Wednesday Books: Trials of the turbaned warriors

Click to follow
The Independent Culture




BOTH OF these books, and the Victoria & Albert Museum exhibition which opens tomorrow, commemorate the 300th anniversary of one of the defining moments in Sikh history - the creation of the Khalsa, or the Order of the Pure, by Guru Gobind Singh in 1699. As a result, a religious movement first begun in the late 15th century to provide a more humane and liberal environment for its followers took a military turn. Sikh males, bearded and turbaned, assumed the surname Singh - or lion - and became among the greatest warriors not merely of the subcontinent, but of the world. Sikh females assumed the surname Kaur - or princess - and were, at least in theory, guaranteed equality with their menfolk.

Sikhism represented an attempt to ameliorate the cruel and chronic effects of caste and privilege in India. In its purest form, it advocated democratic decision-making, individualism and the rejection of feudalism and tyranny. So it provoked disapproval and, at the worst, persecution at the hands of those who dominated the social and political structure. As an embattled minority in a country where the overwhelming majority remained Hindu and where Muslims, through the long years of Mogul supremacy, exerted a powerful influence, the Sikhs were necessarily resilient, and well able to defend themselves.

Perhaps inevitably, Patwant Singh's history of his people has many of these characteristics embedded in it. This makes it a sometimes inspiring, sometimes pedestrian, but often a painful read - most notably in the account of the atrocities inflicted on Sikhs during their many conflicts with those whom they saw as their enemies or who hated them in turn.

Merely within the last 90 years, Sikhs have suffered and died in their hundreds of thousands - as targets of the brutal Brigadier General Dyer during the 1919 Amritsar massacre, as some of the main victims of the horrifying massacres that accompanied Partition in 1947, and as co-religionists of the bodyguards who assassinated Indira Gandhi in 1984. As a result of the vengeance of mobs after this last event, it has been estimated that nearly 4,000 Sikhs were killed or burnt to death in Delhi alone.

Small wonder that the Sikhs, traditionally vulnerable to the hatred of both Hindus and Muslims, became increasingly associated with their British overlords after their defeat by the East India Company's forces and the annexation of the Punjab in 1849. During the great sepoy rebellion, or Mutiny, of 1857, Sikhs played a notable part in crushing the revolt. Their zeal owed at least something to their instinctive opposition to the mutineers' rash decision to invite the elderly and reluctant Mogul emperor, Bahadur Shah II, nominally to lead the uprising after the fall of Delhi.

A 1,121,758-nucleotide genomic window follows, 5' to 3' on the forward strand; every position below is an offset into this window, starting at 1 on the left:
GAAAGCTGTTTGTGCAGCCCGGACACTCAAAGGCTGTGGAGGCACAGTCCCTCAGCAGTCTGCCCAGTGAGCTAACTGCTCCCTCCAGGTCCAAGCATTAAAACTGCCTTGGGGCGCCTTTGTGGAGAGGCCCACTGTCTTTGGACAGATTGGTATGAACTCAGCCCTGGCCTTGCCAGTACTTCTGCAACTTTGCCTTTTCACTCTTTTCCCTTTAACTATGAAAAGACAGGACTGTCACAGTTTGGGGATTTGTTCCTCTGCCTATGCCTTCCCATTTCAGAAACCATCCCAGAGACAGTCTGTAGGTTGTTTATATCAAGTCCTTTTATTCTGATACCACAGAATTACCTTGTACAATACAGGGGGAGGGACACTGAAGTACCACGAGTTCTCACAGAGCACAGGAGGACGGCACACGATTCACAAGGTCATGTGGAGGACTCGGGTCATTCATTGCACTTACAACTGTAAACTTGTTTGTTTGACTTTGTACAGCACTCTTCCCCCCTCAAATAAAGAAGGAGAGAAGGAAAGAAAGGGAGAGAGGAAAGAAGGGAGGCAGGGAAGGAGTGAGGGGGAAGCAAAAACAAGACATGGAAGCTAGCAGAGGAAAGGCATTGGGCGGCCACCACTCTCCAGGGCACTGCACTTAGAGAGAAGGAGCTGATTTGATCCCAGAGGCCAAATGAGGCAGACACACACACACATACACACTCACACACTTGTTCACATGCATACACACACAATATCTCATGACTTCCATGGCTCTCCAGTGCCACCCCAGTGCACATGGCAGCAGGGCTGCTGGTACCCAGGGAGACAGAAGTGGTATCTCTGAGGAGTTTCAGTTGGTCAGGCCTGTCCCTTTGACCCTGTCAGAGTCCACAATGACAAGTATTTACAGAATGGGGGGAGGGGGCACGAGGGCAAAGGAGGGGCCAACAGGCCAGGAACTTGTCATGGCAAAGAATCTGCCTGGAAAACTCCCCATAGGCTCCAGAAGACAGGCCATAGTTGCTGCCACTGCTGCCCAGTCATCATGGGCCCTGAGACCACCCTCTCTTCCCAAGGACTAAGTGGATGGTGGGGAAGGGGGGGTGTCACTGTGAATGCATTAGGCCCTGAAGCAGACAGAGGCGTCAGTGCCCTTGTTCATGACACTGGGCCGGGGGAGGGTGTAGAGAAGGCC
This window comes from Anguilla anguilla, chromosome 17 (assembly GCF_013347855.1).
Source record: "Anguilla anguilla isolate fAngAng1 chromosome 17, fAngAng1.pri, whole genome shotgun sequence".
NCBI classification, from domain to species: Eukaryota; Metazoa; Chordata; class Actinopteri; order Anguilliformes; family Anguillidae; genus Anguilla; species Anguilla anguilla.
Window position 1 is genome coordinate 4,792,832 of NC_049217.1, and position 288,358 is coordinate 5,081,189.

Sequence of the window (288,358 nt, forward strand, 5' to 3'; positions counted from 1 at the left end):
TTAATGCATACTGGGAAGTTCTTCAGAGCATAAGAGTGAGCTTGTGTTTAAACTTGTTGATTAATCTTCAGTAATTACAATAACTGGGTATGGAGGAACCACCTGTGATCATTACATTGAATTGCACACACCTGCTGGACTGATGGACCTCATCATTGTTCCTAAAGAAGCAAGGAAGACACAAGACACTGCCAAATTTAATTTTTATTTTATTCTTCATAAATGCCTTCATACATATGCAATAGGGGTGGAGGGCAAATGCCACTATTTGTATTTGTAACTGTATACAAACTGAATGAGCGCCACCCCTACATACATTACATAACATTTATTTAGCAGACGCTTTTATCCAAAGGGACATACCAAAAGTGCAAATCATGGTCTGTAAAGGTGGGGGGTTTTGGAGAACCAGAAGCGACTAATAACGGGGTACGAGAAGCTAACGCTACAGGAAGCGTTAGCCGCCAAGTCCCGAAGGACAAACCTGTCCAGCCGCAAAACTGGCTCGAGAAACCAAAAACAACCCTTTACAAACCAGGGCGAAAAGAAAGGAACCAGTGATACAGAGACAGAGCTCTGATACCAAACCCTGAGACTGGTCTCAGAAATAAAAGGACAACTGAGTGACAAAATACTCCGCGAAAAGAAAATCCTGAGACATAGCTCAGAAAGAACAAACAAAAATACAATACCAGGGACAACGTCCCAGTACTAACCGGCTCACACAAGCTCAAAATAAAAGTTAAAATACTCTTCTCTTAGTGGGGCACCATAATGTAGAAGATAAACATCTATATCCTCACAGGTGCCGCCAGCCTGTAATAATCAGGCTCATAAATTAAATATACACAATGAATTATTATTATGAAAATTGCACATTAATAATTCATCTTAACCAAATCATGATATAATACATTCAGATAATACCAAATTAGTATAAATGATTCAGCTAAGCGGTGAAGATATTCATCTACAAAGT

As the power of the British Raj increased to subcontinental hegemony, the role of the Sikhs became more significant, especially in the army. Seeing them as the most loyal of the "martial races", the British used them as the Viceroy's bodyguards. This tradition, inherited by India's post-Partition prime ministers, was to lead directly to Mrs Gandhi's death.

Yet despite their extraordinary contribution to the British military presence in India; and despite the fact that from 1914 they were awarded roughly half of the Victoria Crosses won by men in the Indian Army, the Sikhs never surrendered their integrity. They played a heroic part in nationalist agitation against British rule, and went to prison and even to execution in far larger numbers proportionately than other groups. They were also heavily recruited into Bose's ill-fated Indian National Army of liberation during the Second World War. At the end of the century, they remain a proud and independent people, several millions of whom live overseas, principally in Britain, the US and Canada.

Patwant Singh has also contributed a chapter to the beautifully produced V & A publication, The Arts of the Sikh Kingdoms. The book is a visual delight. Its editor, Susan Stronge, has written the chapter on arts at the court of one of the greatest of Sikh rulers, the maharajah Ranjit Singh. The illustrations in this chapter alone are enough to send the reader scurrying to South Kensington. Among the works shown are the Koh- i-nur diamond in its original setting, the golden throne of Ranjit Singh, a blue wooden Mogul casket inlaid with ivory and tortoiseshell, some exquisite early 17th-century glazed floral tiles from Lahore monuments, an elaborately decorated nine-pounder howitzer of the type used so effectively against the British during the Sikh Wars, a gold overlaid steel casket, and some lovely fragments of Kashmiri and Punjabi carpets with rich, plum-coloured backgrounds. In other chapters, fine Sikh paintings demonstrate the cultural depth and subtlety of a people who were able to combine extraordinary courage and military expertise with profound humanity and great artistic sensibility.

The reviewer's book `Empire: The British Imperial Experience from 1765 to the Present' is published by Fontana